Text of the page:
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Deployment Difficulty: Issues and challenges in FTTH coverage

December 31, 2012
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Data growth in the Indian telecom market has reduced the prominence of traditional wireline broadband technologies such as digital subscriber line and cable modem. These technologies are not efficient enough to meet the customers’ demand for high-bandwidth applications such as high speed internet access, video-on-demand, high definition TV, IPTV and online gaming. In this scenario, fibre-to-the-home (FTTH) technology, which offers advantages like high bandwidth capacity and the delivery of high speed, high quality and multi-play services (data, voice and video) through a single channel, presents a strong business opportunity for telecom operators.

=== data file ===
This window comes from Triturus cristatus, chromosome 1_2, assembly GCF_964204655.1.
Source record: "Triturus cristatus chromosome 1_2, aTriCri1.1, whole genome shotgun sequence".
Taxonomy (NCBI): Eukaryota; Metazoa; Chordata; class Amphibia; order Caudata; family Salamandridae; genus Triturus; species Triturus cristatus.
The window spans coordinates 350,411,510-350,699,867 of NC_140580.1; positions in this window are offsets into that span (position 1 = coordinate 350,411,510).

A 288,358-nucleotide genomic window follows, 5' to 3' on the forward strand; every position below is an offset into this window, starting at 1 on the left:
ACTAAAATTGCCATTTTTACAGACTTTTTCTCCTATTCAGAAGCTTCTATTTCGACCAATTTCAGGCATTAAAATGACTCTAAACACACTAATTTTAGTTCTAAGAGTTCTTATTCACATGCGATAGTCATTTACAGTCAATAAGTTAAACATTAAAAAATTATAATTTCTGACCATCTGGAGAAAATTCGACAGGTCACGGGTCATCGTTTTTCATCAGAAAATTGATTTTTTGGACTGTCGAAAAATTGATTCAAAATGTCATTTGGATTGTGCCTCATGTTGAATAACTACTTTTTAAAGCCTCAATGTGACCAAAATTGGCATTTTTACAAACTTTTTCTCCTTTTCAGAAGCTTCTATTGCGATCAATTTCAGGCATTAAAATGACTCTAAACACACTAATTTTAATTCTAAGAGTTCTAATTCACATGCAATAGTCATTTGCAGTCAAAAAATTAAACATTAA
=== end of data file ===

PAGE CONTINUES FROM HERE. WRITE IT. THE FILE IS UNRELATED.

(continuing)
FTTH networks’ ability to deliver high bandwidth has made investments in this infrastructure very important for operators. They are increasingly deploying FTTH technology to complement their wireless networks. Spectrum crunch is another major factor that has led operators to look for viable alternative mediums. Also, to achieve the broadband targets set by the government under the National Telecom Policy, it will be important to drive FTTH growth along with other technologies.

Though the FTTH segment offers several opportunities, the roll-out of these networks by service providers in India has been slow. Operators face several challenges in FTTH deployment. Planning for access network fibre deployment requires a serious consideration of factors such as the demographics, geography and topology of the area to be served; the household density; the available right-of-way (RoW); selecting underground or above-ground cabling; and the service mix to be offered through the network. While operators agree that fibre is the best medium for catering to the growing data demand, the deployment of such networks involves several challenges. High RoW charges, issues in deployment, lack of consumer interest, limited government support and operator preference for next-generation technologies such as 3G and 4G are being stated as the key challenges for the Indian FTTH market.